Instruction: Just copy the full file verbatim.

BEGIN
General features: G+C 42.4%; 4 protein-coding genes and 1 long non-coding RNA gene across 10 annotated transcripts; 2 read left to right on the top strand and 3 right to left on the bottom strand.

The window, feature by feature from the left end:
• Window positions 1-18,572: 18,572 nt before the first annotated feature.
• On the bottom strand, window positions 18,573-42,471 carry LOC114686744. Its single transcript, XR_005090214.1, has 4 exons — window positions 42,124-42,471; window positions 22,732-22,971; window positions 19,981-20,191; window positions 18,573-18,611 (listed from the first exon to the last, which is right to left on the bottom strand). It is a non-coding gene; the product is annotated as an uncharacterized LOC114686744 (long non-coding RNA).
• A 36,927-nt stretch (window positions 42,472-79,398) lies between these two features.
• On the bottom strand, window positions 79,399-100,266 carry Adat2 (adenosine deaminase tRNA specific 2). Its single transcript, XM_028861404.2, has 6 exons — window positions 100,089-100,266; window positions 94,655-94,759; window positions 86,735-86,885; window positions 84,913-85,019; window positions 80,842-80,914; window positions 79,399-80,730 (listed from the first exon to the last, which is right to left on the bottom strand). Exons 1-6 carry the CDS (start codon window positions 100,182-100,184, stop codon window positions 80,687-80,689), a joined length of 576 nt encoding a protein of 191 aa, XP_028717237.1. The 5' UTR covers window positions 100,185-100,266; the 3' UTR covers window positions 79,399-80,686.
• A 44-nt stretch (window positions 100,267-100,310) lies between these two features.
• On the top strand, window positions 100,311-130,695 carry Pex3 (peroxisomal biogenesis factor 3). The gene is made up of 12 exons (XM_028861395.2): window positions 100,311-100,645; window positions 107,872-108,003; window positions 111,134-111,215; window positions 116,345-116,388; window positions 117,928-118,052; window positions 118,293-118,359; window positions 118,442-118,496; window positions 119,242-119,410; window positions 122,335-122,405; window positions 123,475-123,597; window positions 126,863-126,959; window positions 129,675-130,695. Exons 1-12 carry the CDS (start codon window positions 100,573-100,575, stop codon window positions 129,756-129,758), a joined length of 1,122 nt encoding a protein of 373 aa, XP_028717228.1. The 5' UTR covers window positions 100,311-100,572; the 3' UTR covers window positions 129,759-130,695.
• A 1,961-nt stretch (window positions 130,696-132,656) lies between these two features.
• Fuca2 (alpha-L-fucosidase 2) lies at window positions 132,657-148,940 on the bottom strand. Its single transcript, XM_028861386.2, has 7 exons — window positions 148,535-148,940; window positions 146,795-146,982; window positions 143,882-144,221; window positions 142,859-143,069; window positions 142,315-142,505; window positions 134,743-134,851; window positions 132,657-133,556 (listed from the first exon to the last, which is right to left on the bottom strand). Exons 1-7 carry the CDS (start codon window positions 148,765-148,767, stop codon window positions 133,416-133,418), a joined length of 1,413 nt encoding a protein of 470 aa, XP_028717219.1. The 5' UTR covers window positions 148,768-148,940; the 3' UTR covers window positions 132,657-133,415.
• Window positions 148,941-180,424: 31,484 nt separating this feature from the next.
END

General features: G+C 42.4%; 4 protein-coding genes and 1 long non-coding RNA gene across 10 annotated transcripts; 2 read left to right on the top strand and 3 right to left on the bottom strand.

The window, feature by feature from the left end:
• Window positions 1-18,572: 18,572 nt before the first annotated feature.
• On the bottom strand, window positions 18,573-42,471 carry LOC114686744. Its single transcript, XR_005090214.1, has 4 exons — window positions 42,124-42,471; window positions 22,732-22,971; window positions 19,981-20,191; window positions 18,573-18,611 (listed from the first exon to the last, which is right to left on the bottom strand). It is a non-coding gene; the product is annotated as an uncharacterized LOC114686744 (long non-coding RNA).
• A 36,927-nt stretch (window positions 42,472-79,398) lies between these two features.
• On the bottom strand, window positions 79,399-100,266 carry Adat2 (adenosine deaminase tRNA specific 2). Its single transcript, XM_028861404.2, has 6 exons — window positions 100,089-100,266; window positions 94,655-94,759; window positions 86,735-86,885; window positions 84,913-85,019; window positions 80,842-80,914; window positions 79,399-80,730 (listed from the first exon to the last, which is right to left on the bottom strand). Exons 1-6 carry the CDS (start codon window positions 100,182-100,184, stop codon window positions 80,687-80,689), a joined length of 576 nt encoding a protein of 191 aa, XP_028717237.1. The 5' UTR covers window positions 100,185-100,266; the 3' UTR covers window positions 79,399-80,686.
• A 44-nt stretch (window positions 100,267-100,310) lies between these two features.
• On the top strand, window positions 100,311-130,695 carry Pex3 (peroxisomal biogenesis factor 3). The gene is made up of 12 exons (XM_028861395.2): window positions 100,311-100,645; window positions 107,872-108,003; window positions 111,134-111,215; window positions 116,345-116,388; window positions 117,928-118,052; window positions 118,293-118,359; window positions 118,442-118,496; window positions 119,242-119,410; window positions 122,335-122,405; window positions 123,475-123,597; window positions 126,863-126,959; window positions 129,675-130,695. Exons 1-12 carry the CDS (start codon window positions 100,573-100,575, stop codon window positions 129,756-129,758), a joined length of 1,122 nt encoding a protein of 373 aa, XP_028717228.1. The 5' UTR covers window positions 100,311-100,572; the 3' UTR covers window positions 129,759-130,695.
• A 1,961-nt stretch (window positions 130,696-132,656) lies between these two features.
• Fuca2 (alpha-L-fucosidase 2) lies at window positions 132,657-148,940 on the bottom strand. Its single transcript, XM_028861386.2, has 7 exons — window positions 148,535-148,940; window positions 146,795-146,982; window positions 143,882-144,221; window positions 142,859-143,069; window positions 142,315-142,505; window positions 134,743-134,851; window positions 132,657-133,556 (listed from the first exon to the last, which is right to left on the bottom strand). Exons 1-7 carry the CDS (start codon window positions 148,765-148,767, stop codon window positions 133,416-133,418), a joined length of 1,413 nt encoding a protein of 470 aa, XP_028717219.1. The 5' UTR covers window positions 148,768-148,940; the 3' UTR covers window positions 132,657-133,415.
• Window positions 148,941-180,424: 31,484 nt separating this feature from the next.